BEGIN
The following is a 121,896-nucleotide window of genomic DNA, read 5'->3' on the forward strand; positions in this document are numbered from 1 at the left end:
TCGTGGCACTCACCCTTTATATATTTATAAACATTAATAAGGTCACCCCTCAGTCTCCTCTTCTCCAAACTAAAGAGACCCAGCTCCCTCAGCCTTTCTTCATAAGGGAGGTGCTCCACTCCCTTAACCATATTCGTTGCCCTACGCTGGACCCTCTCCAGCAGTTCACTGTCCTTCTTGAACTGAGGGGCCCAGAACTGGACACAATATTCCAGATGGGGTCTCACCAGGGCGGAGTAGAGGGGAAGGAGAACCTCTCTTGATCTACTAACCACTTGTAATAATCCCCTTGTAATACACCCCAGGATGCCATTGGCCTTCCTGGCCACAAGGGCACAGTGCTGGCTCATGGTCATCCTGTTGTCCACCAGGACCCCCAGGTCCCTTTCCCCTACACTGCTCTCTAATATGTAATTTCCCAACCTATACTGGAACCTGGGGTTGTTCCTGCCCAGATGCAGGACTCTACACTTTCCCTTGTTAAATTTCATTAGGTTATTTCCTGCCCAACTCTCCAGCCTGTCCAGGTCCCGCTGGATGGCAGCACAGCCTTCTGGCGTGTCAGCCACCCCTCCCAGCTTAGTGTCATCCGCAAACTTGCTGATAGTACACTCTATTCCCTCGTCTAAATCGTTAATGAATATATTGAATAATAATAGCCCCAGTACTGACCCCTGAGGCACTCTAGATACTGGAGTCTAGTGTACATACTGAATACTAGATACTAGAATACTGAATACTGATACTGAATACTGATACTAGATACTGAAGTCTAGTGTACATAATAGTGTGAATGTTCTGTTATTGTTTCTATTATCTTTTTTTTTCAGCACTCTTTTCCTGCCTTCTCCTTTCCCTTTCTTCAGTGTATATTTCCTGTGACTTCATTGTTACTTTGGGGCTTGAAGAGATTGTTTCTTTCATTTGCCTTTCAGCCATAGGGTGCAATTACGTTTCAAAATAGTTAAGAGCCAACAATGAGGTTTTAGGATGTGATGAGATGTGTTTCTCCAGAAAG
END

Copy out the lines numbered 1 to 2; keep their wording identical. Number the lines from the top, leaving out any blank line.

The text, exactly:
The following is a 121,896-nucleotide window of genomic DNA, read 5'->3' on the forward strand; positions in this document are numbered from 1 at the left end:
TCGTGGCACTCACCCTTTATATATTTATAAACATTAATAAGGTCACCCCTCAGTCTCCTCTTCTCCAAACTAAAGAGACCCAGCTCCCTCAGCCTTTCTTCATAAGGGAGGTGCTCCACTCCCTTAACCATATTCGTTGCCCTACGCTGGACCCTCTCCAGCAGTTCACTGTCCTTCTTGAACTGAGGGGCCCAGAACTGGACACAATATTCCAGATGGGGTCTCACCAGGGCGGAGTAGAGGGGAAGGAGAACCTCTCTTGATCTACTAACCACTTGTAATAATCCCCTTGTAATACACCCCAGGATGCCATTGGCCTTCCTGGCCACAAGGGCACAGTGCTGGCTCATGGTCATCCTGTTGTCCACCAGGACCCCCAGGTCCCTTTCCCCTACACTGCTCTCTAATATGTAATTTCCCAACCTATACTGGAACCTGGGGTTGTTCCTGCCCAGATGCAGGACTCTACACTTTCCCTTGTTAAATTTCATTAGGTTATTTCCTGCCCAACTCTCCAGCCTGTCCAGGTCCCGCTGGATGGCAGCACAGCCTTCTGGCGTGTCAGCCACCCCTCCCAGCTTAGTGTCATCCGCAAACTTGCTGATAGTACACTCTATTCCCTCGTCTAAATCGTTAATGAATATATTGAATAATAATAGCCCCAGTACTGACCCCTGAGGCACTCTAGATACTGGAGTCTAGTGTACATACTGAATACTAGATACTAGAATACTGAATACTGATACTGAATACTGATACTAGATACTGAAGTCTAGTGTACATAATAGTGTGAATGTTCTGTTATTGTTTCTATTATCTTTTTTTTTCAGCACTCTTTTCCTGCCTTCTCCTTTCCCTTTCTTCAGTGTATATTTCCTGTGACTTCATTGTTACTTTGGGGCTTGAAGAGATTGTTTCTTTCATTTGCCTTTCAGCCATAGGGTGCAATTACGTTTCAAAATAGTTAAGAGCCAACAATGAGGTTTTAGGATGTGATGAGATGTGTTTCTCCAGAAAG